Fellow American popaholic Herb Eimerman steps out with his newest 5 song EP called “Five Dimensional Man”. It’s pure Power Pop energy on this one exploding out of the gate with the Dwight Twilley/Marshall Crenshaw-esque barn burner “Just Wishful Thinking”. “Live To Tell” treads the jangly guitar twang of The Byrds’ 12-string Rickenbacker sound and delights as Eimerman’s vocal recounts the 1960s era Cat Stevens (when the holy one was a UK pop icon). Similarly, the lovely bittersweet ballads “Believe That I Do” and “Something” (not the Beatles tune) touches on Stevens’ troubadour period vocal wistfulness. The one surprising track here is “Sentimental Berlin” which opens with an almost Nine Inch Nails ‘90s flurry and then settles into more harmonic R.E.M. alternative territory. Overall the record establishes a new definitive tone and direction for Herb. Can’t wait to hear the next full-length release.
Chicago-based musician Herb Eimerman has spent much of his career playing alongside others -- with Jeff Murphy of the Shoes in the Nerk Twins and with fellow pop pundit Joe Algeri in the Britannicas. However, it’s his solo outings that have fostered Eimerman’s reputation as a melodic songsmith capable of proffering instantly engaging melodies with a radio-ready sensibility. Nevertheless, he’s yet to win the audience he so clearly deserves, an unfortunate fact referenced in the title of one of his previous albums, ironically entitled Just Barely Famous. Whether #Five Dimensional Man makes a difference in his standing remains to be seen, but if impeccable tunes and easy accessibility matter at all, then Eimerman is clearly on the right course. A five song set, its lush harmonies often recall those of the Byrds, especially on songs such as “Believe That I Do” and “Sentimental In Berlin,” two songs that find him firmly entrenched in Americana realms. The infectious “Just Wishful Thinking” makes for an impressive album opener while the drive and jangle of “Live To Tell” offers further evidence of his winning ways. By the time things come to a close with the heartfelt “Something” Eimerman’s made his mark. Five Dimensional Man is superb from start to finish.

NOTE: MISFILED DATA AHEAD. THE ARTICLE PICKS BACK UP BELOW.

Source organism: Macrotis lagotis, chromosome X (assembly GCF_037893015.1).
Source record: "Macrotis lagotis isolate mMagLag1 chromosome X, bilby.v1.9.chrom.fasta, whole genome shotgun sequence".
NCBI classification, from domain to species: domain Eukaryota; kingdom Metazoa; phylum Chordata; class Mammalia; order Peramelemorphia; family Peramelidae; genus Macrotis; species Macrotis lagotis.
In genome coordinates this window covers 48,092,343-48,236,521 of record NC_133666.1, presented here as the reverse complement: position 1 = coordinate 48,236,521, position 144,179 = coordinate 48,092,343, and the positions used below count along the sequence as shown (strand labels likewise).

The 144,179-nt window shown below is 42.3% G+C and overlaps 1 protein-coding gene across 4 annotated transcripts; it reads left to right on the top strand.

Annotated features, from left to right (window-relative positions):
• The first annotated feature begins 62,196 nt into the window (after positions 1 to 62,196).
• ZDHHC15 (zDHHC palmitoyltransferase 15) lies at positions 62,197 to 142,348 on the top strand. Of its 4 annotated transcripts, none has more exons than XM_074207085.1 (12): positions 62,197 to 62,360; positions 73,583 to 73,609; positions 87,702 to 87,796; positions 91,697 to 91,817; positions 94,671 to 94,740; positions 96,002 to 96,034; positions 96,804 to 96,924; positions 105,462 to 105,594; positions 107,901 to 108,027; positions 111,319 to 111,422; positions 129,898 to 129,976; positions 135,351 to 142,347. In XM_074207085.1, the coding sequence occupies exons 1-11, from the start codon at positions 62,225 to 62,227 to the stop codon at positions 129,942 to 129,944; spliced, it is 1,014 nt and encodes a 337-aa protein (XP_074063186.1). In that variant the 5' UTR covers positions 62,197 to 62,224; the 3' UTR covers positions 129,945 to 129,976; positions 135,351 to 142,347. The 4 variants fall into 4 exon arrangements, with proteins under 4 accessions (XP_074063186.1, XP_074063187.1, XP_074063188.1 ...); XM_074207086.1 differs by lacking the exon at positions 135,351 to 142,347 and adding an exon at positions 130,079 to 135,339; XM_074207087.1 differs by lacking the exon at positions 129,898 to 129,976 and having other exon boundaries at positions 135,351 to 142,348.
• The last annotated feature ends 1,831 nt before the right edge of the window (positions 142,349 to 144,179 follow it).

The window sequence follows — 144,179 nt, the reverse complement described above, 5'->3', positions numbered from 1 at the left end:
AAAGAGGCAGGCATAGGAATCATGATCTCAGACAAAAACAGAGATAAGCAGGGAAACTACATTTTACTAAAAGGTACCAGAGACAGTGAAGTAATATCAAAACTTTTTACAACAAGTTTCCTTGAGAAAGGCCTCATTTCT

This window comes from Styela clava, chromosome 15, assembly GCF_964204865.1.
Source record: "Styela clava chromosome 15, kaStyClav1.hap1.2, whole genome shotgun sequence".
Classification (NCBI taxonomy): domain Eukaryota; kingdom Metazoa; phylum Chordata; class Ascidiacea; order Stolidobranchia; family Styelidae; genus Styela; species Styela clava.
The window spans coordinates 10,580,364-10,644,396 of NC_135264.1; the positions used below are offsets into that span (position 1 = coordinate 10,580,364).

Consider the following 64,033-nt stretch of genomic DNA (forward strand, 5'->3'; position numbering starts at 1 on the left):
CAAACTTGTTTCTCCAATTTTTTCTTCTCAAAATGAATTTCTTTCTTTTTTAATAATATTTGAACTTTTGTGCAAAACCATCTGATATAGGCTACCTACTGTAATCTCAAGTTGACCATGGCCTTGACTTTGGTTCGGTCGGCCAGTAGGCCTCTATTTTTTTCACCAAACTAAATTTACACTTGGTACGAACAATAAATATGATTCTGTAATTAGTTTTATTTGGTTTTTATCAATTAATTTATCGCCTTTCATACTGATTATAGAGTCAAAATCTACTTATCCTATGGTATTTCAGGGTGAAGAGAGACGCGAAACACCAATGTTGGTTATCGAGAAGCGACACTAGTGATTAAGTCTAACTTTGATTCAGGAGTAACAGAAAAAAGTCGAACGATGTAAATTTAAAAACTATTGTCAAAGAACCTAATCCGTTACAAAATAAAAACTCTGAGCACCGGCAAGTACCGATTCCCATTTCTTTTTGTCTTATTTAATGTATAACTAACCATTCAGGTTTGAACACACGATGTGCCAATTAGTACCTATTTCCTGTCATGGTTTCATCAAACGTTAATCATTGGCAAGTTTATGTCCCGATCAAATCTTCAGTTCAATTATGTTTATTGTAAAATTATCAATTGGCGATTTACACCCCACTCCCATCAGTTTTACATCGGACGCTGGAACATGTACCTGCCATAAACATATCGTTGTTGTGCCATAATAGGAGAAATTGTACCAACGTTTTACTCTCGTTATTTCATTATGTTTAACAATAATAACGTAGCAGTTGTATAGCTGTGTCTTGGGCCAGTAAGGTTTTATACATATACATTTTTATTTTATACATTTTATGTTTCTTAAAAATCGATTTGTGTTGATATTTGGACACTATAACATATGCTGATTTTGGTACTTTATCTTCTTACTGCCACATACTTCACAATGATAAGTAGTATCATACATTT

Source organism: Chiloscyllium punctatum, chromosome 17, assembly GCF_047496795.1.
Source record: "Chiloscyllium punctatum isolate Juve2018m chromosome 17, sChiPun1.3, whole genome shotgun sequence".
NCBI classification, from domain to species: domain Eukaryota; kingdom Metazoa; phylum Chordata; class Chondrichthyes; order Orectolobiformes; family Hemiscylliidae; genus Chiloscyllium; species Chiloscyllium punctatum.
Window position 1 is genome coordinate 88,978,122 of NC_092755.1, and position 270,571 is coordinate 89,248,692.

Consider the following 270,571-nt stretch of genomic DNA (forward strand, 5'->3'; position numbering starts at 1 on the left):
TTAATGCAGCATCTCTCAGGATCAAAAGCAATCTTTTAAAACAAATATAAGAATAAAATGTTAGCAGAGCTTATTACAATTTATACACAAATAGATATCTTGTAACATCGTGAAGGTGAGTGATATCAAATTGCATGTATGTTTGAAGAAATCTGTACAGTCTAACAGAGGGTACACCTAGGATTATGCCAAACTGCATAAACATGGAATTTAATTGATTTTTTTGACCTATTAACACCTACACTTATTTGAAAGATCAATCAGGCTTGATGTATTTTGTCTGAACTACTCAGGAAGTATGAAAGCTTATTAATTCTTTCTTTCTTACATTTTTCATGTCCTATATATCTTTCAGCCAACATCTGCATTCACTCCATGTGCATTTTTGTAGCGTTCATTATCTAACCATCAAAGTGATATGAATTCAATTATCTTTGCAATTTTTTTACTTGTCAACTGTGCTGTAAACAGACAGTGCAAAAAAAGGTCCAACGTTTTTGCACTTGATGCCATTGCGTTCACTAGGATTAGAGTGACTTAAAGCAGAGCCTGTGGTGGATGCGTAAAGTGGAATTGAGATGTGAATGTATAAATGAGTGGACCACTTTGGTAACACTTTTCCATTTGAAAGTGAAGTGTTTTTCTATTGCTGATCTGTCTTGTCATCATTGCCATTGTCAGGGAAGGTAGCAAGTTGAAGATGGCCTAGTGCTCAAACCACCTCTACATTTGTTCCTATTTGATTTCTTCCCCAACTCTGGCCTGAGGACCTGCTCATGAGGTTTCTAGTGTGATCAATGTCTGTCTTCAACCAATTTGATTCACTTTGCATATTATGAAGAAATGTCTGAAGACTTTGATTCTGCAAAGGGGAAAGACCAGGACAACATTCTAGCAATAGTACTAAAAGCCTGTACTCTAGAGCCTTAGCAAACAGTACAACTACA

If naming a song “Live To Tell” is cheeky but good natured, naming another song on the same EP “Something” is just plain looking for trouble. But that is just what Herb Eimerman does on his fabulous Five Dimensional Man. Herb is the bassist and singer for The Britanicas, who gave us last years power pop album of the year, High Tea, and his latest album is a worthy continuation ofr beautifully arranged rock songs with melodic twists in its tail.
This time round Herb wrote sang and played everything except for the drumming by Stefan Johansson, the record was produced by Joe Algeri -or if you prefer, it is a White Album type of Britannica, concentrating on one musician. High Tea lovers should have no problems embracing Five Dimension Man and while sharing a name with both George Harrison (and a little James Taylor) is a fool’s errand, "Something” is a fine song and though that might sound like faint praise, just try “Live To Tell” for a deeply soulful pop track that more than survives the comparisons to the dissimilar Madonna track.
“Just Wishful Thinking” is smart, drum heavy rocker that will get you out of your chair and when you settle back, check out “Believe That I Do” for the single loveliest song of the set; it sounds like the Byrds covering Beatles For Sale, with a clear and ringing production by Joe.
According to the press release “Herb released solo albums in ’90, ’92, The Nerk Twins project with Jeff Murphy of Shoes in ’97 and returned to his solo work with releases in ’02, ’04, and ’06.” which would make nine years between solo outings but it is worth the wait. “Sentimental In Berlin” has some of the proto-psychedelia vibe you might get from early Apples In Stereo and a haunting lyric “it takes a long time to be young…” is a hard to deny aphorism.
In taking the standard issue power pop and playing with different genres inside them, Herb does add a dimension to every song, it is like an added gift on the gifted recording.